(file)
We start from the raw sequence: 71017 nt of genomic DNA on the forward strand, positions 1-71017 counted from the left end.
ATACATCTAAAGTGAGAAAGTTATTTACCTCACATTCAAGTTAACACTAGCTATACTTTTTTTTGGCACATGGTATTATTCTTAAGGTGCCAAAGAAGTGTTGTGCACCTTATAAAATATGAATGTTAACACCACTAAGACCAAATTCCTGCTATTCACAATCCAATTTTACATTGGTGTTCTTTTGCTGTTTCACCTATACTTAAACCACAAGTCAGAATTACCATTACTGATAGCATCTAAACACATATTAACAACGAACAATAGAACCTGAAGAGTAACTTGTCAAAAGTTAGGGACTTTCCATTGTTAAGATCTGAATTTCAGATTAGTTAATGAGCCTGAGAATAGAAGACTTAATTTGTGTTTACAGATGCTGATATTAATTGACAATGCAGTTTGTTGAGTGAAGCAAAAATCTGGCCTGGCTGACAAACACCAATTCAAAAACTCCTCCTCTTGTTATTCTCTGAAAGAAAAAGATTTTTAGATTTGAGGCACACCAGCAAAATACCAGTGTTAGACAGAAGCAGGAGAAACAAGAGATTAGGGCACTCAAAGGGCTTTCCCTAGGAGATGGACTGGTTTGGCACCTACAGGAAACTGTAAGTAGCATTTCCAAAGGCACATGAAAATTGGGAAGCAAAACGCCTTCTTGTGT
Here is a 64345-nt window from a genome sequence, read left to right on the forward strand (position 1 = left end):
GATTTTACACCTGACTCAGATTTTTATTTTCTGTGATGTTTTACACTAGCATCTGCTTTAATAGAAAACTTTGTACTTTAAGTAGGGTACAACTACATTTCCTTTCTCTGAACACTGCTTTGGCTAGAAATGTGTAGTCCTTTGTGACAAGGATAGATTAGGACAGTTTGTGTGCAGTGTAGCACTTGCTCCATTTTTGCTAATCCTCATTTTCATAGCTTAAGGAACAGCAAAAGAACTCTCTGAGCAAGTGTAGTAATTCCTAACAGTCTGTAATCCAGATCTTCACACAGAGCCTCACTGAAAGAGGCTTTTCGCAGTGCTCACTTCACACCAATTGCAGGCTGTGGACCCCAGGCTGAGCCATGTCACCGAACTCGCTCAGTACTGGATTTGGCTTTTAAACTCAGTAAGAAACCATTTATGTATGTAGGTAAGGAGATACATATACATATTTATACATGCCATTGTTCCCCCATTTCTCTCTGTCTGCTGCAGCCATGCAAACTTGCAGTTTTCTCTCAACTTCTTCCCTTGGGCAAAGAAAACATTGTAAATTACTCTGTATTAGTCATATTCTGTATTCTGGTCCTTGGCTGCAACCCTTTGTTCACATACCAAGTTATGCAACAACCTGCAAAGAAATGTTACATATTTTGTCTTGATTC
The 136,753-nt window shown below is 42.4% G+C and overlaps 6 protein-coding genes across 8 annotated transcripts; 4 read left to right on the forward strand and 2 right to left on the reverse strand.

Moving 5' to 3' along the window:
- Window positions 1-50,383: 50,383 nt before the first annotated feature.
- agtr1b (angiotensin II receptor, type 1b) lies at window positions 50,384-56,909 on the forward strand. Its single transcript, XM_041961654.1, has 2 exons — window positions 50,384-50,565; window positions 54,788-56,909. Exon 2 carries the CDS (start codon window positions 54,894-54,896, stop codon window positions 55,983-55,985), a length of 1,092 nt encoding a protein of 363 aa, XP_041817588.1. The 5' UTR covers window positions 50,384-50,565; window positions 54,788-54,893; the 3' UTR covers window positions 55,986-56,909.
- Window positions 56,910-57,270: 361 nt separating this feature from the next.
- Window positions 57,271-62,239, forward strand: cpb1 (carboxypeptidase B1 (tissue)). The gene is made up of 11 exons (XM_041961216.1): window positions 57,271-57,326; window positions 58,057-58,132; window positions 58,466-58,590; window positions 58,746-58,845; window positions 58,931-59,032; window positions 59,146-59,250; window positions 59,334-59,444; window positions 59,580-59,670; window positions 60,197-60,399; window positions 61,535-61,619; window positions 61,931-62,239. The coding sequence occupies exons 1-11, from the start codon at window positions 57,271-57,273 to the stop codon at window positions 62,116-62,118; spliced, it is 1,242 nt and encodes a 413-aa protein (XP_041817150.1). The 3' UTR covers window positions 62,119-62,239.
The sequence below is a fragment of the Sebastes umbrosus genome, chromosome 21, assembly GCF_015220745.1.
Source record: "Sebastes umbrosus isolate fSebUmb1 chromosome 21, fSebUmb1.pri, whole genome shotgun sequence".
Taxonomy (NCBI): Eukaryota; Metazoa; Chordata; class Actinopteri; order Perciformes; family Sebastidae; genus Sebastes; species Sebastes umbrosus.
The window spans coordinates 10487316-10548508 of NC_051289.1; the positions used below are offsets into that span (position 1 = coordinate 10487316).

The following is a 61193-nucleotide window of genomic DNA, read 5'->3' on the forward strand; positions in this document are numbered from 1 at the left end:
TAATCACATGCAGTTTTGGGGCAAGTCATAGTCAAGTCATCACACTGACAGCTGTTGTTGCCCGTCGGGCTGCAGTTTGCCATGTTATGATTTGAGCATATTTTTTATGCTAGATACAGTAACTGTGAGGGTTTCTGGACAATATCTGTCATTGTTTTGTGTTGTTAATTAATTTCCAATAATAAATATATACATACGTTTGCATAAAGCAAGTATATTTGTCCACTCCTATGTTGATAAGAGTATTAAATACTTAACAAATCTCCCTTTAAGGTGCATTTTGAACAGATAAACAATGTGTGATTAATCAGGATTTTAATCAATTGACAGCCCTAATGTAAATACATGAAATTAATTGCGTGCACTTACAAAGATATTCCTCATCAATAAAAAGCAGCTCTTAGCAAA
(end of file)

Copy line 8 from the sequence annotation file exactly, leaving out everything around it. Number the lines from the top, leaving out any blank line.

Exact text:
- agtr1b (angiotensin II receptor, type 1b) lies at window positions 50,384-56,909 on the forward strand. Its single transcript, XM_041961654.1, has 2 exons — window positions 50,384-50,565; window positions 54,788-56,909. Exon 2 carries the CDS (start codon window positions 54,894-54,896, stop codon window positions 55,983-55,985), a length of 1,092 nt encoding a protein of 363 aa, XP_041817588.1. The 5' UTR covers window positions 50,384-50,565; window positions 54,788-54,893; the 3' UTR covers window positions 55,986-56,909.